Firstly, handwriting should be taught in schools because if one day people don't have a computer to type but they do have paper and pen, they can still record stuff; whereas if they hadn't learnt handwriting they couldn't communicate or record stuff.
Secondly, it is vital that handwriting carries on being taught in schools because if it wasn't it would make it easy for students to cheat. They could just copy and paste from the internet into their writing. But with paper and pen, it is extremely hard to cheat.
Finally, handwriting must be taught is schools because if you get a virus on your device which you are writing with, you might lose your work. But with pen and paper, it is very hard to lose your work.
In conclusion, handwriting should still be taught in schools because one day you might only have the devices used for handwriting with you, it makes it hard to cheat and it is unlikely that your work will get lost. And that's why handwriting needs to be taught in schools.
In recent years, as computers have become more and more part of everyday life, many people think handwriting is becoming outdated and antiquated. The ability to write and compose your thoughts and arguments is as important as ever, however, the need to write is less important as computers take over from pencils and pens. Due to the rise of computers, handwriting should no longer be taught in schools.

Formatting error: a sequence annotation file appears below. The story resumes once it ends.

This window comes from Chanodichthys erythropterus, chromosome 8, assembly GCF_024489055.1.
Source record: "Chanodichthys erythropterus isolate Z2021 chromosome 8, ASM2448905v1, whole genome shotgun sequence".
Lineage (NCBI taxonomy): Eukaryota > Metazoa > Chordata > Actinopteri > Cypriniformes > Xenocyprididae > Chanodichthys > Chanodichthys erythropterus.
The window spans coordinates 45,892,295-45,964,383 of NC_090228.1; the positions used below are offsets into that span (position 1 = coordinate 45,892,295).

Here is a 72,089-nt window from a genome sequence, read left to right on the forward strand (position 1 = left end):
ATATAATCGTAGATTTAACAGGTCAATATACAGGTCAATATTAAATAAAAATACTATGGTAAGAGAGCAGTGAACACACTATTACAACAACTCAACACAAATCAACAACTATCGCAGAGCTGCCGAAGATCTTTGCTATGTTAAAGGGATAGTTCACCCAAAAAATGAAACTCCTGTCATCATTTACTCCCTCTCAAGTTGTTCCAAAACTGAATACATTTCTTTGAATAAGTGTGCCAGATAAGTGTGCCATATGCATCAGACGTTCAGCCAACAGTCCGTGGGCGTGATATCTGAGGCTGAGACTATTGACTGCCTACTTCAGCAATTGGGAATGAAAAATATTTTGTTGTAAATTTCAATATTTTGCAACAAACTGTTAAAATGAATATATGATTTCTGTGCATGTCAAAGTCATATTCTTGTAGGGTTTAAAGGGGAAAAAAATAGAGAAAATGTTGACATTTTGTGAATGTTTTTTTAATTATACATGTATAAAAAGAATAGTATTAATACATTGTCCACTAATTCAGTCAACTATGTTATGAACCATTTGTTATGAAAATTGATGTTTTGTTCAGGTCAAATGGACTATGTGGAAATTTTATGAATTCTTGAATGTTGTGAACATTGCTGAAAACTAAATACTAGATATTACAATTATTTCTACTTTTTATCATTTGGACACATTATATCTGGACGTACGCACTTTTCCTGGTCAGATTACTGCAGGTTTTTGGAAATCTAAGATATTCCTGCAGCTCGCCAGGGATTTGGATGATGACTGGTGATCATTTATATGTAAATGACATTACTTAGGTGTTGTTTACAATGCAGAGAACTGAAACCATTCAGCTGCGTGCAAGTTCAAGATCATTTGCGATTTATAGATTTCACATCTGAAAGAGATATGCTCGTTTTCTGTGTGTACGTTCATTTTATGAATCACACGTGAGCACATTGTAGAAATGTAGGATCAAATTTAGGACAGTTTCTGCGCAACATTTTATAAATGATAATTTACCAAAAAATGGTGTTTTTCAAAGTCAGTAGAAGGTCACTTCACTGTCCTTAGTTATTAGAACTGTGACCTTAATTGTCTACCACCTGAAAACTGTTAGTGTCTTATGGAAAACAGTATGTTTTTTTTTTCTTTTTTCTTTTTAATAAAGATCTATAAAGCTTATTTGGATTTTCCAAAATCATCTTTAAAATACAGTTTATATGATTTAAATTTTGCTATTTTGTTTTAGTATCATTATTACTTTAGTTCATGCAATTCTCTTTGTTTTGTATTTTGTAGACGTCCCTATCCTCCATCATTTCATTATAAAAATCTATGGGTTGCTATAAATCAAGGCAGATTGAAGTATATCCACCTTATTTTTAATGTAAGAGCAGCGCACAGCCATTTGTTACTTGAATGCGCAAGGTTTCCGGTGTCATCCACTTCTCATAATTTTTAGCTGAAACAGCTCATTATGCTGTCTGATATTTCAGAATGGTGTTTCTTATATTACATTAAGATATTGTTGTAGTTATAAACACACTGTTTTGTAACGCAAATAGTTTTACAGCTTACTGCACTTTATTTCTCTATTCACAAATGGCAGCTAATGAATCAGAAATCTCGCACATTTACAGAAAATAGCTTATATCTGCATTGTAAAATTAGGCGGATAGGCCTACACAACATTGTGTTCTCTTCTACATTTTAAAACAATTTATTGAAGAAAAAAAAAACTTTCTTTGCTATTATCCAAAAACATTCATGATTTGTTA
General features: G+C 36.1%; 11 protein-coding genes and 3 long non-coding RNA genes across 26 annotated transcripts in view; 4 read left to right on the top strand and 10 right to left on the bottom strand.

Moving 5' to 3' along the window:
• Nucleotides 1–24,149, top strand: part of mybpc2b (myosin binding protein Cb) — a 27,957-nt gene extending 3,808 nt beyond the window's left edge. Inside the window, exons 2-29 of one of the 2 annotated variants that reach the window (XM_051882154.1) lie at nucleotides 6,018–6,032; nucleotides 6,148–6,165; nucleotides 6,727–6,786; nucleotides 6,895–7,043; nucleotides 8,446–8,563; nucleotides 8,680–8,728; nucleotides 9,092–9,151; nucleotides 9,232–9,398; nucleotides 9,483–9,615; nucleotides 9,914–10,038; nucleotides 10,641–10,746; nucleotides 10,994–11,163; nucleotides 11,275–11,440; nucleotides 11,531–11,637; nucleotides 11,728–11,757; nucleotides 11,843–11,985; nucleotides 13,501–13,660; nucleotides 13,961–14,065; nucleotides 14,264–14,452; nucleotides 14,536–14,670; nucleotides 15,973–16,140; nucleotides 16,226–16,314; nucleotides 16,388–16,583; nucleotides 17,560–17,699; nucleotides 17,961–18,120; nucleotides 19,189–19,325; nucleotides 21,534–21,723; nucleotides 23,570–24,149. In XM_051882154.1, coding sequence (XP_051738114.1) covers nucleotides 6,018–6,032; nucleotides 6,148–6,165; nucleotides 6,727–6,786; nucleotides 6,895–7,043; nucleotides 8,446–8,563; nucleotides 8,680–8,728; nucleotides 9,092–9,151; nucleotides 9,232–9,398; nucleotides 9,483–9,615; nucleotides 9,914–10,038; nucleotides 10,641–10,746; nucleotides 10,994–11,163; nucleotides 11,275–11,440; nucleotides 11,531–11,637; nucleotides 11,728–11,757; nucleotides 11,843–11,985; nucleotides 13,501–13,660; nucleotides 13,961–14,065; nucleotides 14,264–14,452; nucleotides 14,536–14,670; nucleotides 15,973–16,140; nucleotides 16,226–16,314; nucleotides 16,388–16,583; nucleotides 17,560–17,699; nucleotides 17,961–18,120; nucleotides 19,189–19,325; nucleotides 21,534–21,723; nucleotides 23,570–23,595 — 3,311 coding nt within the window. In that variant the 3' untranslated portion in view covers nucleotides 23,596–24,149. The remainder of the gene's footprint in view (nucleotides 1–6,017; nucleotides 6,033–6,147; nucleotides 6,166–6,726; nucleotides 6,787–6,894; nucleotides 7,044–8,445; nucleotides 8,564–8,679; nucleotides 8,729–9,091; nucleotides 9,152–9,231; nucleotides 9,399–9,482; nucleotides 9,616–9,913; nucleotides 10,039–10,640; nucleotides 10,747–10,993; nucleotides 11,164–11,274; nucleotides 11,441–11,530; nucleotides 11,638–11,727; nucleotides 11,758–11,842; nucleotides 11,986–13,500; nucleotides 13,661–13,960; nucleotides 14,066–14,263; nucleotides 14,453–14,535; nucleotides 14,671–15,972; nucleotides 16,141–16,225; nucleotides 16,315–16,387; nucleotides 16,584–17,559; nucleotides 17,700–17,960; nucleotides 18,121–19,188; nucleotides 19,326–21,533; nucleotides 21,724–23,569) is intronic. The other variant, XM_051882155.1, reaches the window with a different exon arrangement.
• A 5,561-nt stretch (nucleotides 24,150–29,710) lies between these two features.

As soon as you join junior school you are faced with computers. The sooner you can read the sooner you can make the most of computers. When you can understand letters and recognise them it is time to learn to type. Programmes such as Dance Mat Typing and Mavis Beacon provide great ways to have fun and learn the important skill of typing to allow writing to become easier and of higher quality through the use of software on a computer.
When you create a written document on a computer using a programme such as Microsoft Word, you can instantly edit it. the frustration of having to rub out mistakes and have a messy, smudged paper is no longer an issue. Using a clean, crisp screen is the new norm. tools such as spell check and grammar check which can be used to highlight and fix corrections , save time for both the writer and classroom teacher when editing and correcting written work. We cannot 'un-invent' the computer as a tool to help writing, we should embrace it and move forward with the times.
In contrast, people say learning with pen and paper helps develop a deep understanding of letters, spelling and even a love for language, but this is perhaps a dying idea, with phones, tables, i-pads and computers taking over every part of our free time, we should not waste our precious leisure time with old ideas that take away time from fun things like swimming and hockey.
Overall, it is clear that writing is as important as ever but how we do it is changing. We do not need to waste time in school focussing on old ideas such as handwriting when computers can be our paper and 'Word' our assistant. Let's take the technological plunge, get rid of time wasting activities such as handwriting and use computer typing programmes and editing software to write as we move into the 21st century.
Can you guess which was written by a 10 year old, a 12 year old and an adult?